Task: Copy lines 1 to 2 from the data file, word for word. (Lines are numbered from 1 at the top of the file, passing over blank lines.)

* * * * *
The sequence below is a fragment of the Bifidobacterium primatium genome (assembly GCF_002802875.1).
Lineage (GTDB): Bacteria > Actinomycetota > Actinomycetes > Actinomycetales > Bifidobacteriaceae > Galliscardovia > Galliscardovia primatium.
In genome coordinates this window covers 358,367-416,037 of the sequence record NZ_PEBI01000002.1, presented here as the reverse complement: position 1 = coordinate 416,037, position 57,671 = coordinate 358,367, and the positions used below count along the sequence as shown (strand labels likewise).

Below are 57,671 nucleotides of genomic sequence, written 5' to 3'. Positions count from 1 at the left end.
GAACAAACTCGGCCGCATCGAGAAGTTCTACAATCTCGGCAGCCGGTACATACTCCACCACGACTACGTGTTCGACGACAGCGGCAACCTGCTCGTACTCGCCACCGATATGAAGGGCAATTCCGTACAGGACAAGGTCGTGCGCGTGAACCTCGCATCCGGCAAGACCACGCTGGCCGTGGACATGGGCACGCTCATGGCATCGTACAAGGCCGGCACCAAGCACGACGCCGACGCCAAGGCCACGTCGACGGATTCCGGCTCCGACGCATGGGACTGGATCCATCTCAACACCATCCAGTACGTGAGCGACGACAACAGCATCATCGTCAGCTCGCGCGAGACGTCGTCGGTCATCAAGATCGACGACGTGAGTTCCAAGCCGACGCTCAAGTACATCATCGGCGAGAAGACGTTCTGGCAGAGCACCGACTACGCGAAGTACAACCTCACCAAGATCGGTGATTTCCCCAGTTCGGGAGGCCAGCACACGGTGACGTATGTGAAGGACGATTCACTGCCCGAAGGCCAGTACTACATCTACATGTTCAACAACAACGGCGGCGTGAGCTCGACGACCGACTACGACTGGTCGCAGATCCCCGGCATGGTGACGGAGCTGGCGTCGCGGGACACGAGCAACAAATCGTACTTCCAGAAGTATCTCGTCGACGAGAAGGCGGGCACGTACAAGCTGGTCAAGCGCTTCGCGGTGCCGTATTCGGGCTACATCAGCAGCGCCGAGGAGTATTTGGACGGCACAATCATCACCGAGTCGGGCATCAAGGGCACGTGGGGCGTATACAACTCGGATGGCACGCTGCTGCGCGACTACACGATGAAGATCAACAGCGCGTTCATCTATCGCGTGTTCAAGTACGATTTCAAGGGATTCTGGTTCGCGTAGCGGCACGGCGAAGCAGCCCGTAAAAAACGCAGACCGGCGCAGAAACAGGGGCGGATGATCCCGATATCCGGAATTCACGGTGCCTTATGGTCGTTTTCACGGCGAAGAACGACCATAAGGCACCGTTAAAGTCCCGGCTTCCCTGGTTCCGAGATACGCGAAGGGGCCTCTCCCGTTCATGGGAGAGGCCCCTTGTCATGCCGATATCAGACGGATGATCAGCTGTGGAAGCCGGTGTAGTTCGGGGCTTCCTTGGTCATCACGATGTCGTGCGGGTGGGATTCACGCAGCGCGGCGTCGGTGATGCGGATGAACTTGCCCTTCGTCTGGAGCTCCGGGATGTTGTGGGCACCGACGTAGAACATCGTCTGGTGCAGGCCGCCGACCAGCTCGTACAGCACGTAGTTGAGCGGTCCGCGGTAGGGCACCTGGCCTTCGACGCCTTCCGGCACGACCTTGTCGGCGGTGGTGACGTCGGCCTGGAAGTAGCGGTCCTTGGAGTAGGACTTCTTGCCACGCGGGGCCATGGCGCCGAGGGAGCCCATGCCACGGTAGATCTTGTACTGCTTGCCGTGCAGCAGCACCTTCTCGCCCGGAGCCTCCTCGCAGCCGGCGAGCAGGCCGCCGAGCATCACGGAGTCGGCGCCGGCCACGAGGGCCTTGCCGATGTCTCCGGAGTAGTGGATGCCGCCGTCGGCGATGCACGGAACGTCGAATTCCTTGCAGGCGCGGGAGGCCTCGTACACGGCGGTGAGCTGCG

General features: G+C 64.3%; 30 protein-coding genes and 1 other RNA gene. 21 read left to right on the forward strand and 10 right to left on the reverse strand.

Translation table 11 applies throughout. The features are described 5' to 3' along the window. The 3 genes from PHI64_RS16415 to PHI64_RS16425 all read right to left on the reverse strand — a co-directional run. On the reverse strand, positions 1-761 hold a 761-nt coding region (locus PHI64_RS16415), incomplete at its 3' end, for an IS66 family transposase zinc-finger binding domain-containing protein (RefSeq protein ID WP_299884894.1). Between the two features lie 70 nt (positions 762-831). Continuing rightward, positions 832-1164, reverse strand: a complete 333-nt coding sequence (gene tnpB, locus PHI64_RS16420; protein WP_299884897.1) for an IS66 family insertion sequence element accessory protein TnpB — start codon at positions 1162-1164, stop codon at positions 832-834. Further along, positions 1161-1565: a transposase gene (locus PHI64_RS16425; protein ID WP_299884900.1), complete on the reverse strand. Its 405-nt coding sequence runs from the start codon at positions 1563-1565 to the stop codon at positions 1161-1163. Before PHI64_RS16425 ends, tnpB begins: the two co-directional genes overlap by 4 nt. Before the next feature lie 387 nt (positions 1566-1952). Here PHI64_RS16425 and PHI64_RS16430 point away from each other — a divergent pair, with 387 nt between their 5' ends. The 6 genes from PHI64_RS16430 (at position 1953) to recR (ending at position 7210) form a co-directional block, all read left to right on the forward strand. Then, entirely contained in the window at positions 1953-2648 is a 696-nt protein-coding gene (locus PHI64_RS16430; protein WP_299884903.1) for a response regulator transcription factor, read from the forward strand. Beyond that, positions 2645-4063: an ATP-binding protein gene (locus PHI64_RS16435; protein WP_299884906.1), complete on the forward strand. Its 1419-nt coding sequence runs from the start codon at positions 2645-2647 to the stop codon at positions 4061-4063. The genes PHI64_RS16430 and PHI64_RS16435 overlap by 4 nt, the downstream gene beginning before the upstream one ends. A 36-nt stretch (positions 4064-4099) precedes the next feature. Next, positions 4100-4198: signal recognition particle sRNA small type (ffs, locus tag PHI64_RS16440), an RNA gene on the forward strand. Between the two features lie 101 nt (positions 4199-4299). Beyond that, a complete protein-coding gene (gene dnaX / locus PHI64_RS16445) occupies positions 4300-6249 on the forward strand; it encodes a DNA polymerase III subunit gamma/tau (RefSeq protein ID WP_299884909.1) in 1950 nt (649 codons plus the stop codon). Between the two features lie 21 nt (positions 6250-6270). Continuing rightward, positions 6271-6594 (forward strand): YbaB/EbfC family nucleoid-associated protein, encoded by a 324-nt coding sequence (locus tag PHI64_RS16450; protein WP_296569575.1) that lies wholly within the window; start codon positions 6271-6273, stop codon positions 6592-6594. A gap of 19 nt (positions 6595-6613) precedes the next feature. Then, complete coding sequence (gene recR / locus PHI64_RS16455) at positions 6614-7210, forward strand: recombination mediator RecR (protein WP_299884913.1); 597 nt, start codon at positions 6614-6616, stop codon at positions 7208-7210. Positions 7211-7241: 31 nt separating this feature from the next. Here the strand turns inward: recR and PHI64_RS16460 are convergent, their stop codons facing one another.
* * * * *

The sequence below is a fragment of the Bifidobacterium primatium genome (assembly GCF_002802875.1).
Lineage (GTDB): Bacteria > Actinomycetota > Actinomycetes > Actinomycetales > Bifidobacteriaceae > Galliscardovia > Galliscardovia primatium.